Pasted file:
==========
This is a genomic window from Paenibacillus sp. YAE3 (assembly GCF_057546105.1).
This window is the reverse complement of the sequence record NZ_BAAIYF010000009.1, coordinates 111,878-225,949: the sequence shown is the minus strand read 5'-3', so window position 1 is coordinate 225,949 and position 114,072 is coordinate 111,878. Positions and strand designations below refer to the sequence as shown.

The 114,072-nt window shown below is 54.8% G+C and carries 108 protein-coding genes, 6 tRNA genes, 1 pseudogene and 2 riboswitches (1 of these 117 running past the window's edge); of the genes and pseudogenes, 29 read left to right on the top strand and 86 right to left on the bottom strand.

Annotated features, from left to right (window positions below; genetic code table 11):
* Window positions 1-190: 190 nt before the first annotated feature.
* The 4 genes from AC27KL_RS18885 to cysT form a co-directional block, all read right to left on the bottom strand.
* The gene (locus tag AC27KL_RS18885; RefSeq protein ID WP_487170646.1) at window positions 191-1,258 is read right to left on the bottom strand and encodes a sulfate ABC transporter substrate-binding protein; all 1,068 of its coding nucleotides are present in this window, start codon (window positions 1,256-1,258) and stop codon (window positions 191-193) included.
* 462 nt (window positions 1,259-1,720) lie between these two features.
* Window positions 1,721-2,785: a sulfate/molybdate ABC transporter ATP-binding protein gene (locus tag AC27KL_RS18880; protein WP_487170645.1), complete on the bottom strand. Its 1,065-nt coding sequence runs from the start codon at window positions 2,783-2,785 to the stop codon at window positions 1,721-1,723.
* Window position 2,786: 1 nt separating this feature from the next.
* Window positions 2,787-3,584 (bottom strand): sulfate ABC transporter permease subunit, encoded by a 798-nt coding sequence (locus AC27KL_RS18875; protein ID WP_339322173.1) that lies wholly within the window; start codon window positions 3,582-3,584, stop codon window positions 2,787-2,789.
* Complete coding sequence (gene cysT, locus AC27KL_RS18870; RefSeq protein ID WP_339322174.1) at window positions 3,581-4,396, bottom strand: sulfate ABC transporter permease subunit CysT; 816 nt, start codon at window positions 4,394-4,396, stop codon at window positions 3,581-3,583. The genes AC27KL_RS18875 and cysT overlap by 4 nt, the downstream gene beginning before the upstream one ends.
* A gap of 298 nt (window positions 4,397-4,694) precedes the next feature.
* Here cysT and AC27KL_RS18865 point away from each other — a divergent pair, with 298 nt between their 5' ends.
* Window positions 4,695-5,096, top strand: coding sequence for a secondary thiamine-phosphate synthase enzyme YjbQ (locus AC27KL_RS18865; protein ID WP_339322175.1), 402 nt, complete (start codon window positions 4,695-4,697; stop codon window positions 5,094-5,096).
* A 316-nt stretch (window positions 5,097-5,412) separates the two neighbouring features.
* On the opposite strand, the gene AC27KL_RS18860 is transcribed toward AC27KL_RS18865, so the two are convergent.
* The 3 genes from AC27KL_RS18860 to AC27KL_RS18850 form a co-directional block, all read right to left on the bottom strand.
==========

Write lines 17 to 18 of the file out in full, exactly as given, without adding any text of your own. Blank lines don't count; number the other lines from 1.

* On the opposite strand, the gene AC27KL_RS18860 is transcribed toward AC27KL_RS18865, so the two are convergent.
* The 3 genes from AC27KL_RS18860 to AC27KL_RS18850 form a co-directional block, all read right to left on the bottom strand.